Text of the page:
a. The total number of the employed fluctuates around five million people and it should grow significantly in the coming years.
b. The participation of the state sector continues to be decisive in total employment, but it has declined in the past two years.
c. In the non-state sector, the number of the employed decreased as a whole4, but the “cuentrapropista” sector was able to generate 244,000 jobs.
A fact that is relevant to the survival of the cuentapropista sector in the medium and long term is that it has become a significant element of employment for the country, since no other sector with so little capital is able to generate that amount of employment, so it is “socially desirable”. It is also the fastest growing sector in female employment in recent years. All these “objective reasons” give certain guarantee in the medium and long term for the existence of “cuentapropismo”. Today it is a functional sector due to the reforms undertaken in 2007 and consolidated in 2011.
A Fine New Restaurant: Paladar “Dona Eutimia”, Callejon del Chorro, Plaza de la Catedral, opened February 2010; Photo by Arch Ritter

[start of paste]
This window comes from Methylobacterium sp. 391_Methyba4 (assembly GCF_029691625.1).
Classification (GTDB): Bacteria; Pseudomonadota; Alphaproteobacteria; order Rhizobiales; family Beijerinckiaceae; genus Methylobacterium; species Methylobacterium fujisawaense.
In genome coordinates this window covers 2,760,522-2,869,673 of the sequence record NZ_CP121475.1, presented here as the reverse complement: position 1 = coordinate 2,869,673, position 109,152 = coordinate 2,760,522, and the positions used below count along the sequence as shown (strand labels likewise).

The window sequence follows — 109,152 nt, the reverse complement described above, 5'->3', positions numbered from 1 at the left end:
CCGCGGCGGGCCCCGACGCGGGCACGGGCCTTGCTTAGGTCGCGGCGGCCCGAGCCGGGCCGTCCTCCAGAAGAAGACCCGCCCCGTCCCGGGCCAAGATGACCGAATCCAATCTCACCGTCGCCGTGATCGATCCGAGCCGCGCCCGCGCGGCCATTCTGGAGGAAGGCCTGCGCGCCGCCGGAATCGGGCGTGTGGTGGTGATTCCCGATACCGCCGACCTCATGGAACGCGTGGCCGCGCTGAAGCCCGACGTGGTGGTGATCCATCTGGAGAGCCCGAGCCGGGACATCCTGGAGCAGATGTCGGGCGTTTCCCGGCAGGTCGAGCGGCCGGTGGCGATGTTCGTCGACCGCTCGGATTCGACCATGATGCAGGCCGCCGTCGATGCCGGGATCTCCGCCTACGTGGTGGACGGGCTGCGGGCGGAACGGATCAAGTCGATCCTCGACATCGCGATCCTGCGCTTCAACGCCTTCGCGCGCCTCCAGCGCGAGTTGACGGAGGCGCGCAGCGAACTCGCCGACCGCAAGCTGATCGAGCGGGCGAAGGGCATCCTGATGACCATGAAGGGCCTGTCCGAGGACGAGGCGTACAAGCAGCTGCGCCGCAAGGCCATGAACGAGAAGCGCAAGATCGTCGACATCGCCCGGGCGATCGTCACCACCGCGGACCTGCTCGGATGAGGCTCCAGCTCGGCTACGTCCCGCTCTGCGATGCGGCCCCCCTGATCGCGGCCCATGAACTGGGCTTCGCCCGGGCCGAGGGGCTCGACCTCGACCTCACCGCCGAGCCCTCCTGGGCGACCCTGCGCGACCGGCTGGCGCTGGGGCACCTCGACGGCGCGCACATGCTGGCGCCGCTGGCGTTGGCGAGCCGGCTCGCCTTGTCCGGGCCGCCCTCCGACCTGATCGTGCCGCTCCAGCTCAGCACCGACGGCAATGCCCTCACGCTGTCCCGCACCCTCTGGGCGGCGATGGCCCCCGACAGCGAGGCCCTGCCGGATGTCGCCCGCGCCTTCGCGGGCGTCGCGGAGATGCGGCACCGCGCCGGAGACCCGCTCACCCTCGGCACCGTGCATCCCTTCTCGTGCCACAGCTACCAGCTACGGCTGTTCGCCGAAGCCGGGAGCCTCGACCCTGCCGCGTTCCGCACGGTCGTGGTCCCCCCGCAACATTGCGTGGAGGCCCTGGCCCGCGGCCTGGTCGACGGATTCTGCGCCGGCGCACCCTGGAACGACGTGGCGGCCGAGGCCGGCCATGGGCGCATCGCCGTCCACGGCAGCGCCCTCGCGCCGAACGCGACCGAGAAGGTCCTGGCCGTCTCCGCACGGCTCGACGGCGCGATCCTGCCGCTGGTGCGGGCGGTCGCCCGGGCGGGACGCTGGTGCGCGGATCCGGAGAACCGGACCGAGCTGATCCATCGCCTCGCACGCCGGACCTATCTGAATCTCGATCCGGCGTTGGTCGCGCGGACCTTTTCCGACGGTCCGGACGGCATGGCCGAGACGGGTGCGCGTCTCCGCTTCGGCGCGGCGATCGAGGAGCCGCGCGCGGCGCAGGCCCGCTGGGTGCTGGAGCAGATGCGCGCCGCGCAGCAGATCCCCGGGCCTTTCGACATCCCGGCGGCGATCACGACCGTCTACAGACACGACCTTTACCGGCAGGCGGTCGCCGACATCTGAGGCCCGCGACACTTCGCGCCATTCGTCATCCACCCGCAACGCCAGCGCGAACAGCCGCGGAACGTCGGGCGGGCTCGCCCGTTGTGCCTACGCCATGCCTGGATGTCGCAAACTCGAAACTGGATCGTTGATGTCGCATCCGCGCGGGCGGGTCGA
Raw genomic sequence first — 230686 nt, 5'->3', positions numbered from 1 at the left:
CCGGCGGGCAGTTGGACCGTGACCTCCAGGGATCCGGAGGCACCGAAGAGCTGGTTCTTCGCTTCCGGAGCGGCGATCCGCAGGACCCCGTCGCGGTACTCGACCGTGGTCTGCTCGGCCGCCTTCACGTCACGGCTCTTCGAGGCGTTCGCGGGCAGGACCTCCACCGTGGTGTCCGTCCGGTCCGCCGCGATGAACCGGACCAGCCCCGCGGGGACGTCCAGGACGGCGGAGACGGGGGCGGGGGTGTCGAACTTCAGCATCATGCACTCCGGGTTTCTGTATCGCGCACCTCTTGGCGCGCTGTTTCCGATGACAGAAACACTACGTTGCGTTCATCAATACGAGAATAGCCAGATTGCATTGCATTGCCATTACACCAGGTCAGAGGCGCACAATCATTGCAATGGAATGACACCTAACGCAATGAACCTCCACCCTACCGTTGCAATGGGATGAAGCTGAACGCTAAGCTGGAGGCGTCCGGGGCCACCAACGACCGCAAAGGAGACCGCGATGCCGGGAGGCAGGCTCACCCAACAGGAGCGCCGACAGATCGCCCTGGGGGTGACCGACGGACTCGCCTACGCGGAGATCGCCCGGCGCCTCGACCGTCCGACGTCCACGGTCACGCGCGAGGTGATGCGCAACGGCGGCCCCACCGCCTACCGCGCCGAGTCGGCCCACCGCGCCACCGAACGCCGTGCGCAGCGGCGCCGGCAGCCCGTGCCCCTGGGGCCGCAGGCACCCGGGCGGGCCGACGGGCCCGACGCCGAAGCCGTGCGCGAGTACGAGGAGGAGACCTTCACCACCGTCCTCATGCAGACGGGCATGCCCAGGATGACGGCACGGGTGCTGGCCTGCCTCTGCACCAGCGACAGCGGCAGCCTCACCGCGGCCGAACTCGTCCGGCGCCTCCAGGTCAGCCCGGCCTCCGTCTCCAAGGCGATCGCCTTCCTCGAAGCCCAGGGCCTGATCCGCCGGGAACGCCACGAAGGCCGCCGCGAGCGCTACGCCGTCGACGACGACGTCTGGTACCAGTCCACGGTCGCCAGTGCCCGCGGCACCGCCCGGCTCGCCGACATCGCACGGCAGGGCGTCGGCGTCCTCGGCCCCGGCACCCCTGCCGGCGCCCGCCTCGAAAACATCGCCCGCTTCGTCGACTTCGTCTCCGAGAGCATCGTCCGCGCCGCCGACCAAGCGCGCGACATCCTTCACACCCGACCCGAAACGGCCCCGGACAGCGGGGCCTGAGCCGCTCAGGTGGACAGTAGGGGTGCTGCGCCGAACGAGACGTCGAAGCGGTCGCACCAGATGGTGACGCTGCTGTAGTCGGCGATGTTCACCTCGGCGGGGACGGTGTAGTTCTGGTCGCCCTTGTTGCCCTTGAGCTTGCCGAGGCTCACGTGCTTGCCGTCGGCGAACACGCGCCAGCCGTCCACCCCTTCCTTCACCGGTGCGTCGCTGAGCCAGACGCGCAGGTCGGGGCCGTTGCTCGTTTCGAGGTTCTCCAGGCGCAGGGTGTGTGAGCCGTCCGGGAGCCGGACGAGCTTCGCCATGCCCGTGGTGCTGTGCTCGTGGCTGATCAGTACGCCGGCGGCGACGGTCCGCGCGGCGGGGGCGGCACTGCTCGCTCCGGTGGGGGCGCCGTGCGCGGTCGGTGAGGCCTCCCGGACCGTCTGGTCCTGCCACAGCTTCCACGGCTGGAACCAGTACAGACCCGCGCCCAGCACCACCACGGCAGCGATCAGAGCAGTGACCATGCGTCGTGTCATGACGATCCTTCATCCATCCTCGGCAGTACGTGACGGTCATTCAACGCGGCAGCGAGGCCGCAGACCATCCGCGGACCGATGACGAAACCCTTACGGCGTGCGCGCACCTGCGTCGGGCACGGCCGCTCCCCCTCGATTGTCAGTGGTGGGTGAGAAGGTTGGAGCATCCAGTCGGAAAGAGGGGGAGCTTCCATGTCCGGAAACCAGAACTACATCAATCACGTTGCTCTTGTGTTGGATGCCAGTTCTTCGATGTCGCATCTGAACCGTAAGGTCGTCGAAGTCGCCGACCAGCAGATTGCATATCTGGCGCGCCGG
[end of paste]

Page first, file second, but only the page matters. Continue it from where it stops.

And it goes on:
III. Institutionalis m and “cuentapropismo”
Another perspective of this analysis is associated with the institutional protection that has been created to protect the independent sector.
The “modern legal network” directly associated with the expansion of self-employment was initially contained in two special issues of the Official Gazette of the Republic of Cuba published on October 25, 2011 (numbers 11 and 12, dated 1 and 8 October, respectively). They included five legislative decrees, an executive decree, an agreement of the Executive Committee of the Council of Ministers, and fourteen ministerial decisions.4 Probably due to two factors: the contraction of the foreign companies and the loans and services cooperatives.
With regards to Legislative Decree 141 of 1993, the 2011 modernization of the statute introduced obvious advantages, as it:
• Allowed commercial exchanges between “cuentapropistas” and Government entities.
• Authorized hiring a workforce, automatically converting “cuentrapropistas” into micro entrepreneurs.
• Conferred the status of taxpayers and Social Security recipients.
• Authorized access to bank financing.
• Allowed the rental of government or third party premises and assets.
• Authorized the exercise of several trades by the same person.
• Removed the restriction of having to belong to a territory to exercise a trade in it.